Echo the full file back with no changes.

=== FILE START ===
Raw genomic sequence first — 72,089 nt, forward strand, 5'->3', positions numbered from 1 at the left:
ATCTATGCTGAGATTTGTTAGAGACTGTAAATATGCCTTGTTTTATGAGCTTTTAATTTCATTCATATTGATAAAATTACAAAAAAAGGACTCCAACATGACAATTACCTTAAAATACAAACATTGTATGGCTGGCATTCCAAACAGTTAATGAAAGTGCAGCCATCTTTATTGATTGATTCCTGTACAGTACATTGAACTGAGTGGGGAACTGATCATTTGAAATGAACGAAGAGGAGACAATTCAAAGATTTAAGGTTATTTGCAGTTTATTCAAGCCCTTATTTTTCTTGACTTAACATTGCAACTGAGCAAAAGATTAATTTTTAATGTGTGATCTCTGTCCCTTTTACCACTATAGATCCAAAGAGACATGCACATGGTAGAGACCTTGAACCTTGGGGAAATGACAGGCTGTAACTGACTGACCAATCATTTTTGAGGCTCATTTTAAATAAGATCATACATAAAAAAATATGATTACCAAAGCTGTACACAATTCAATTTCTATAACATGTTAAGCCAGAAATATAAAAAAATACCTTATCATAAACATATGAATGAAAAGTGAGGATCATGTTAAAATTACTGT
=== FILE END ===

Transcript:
Raw genomic sequence first — 72,089 nt, forward strand, 5'->3', positions numbered from 1 at the left:
ATCTATGCTGAGATTTGTTAGAGACTGTAAATATGCCTTGTTTTATGAGCTTTTAATTTCATTCATATTGATAAAATTACAAAAAAAGGACTCCAACATGACAATTACCTTAAAATACAAACATTGTATGGCTGGCATTCCAAACAGTTAATGAAAGTGCAGCCATCTTTATTGATTGATTCCTGTACAGTACATTGAACTGAGTGGGGAACTGATCATTTGAAATGAACGAAGAGGAGACAATTCAAAGATTTAAGGTTATTTGCAGTTTATTCAAGCCCTTATTTTTCTTGACTTAACATTGCAACTGAGCAAAAGATTAATTTTTAATGTGTGATCTCTGTCCCTTTTACCACTATAGATCCAAAGAGACATGCACATGGTAGAGACCTTGAACCTTGGGGAAATGACAGGCTGTAACTGACTGACCAATCATTTTTGAGGCTCATTTTAAATAAGATCATACATAAAAAAATATGATTACCAAAGCTGTACACAATTCAATTTCTATAACATGTTAAGCCAGAAATATAAAAAAATACCTTATCATAAACATATGAATGAAAAGTGAGGATCATGTTAAAATTACTGT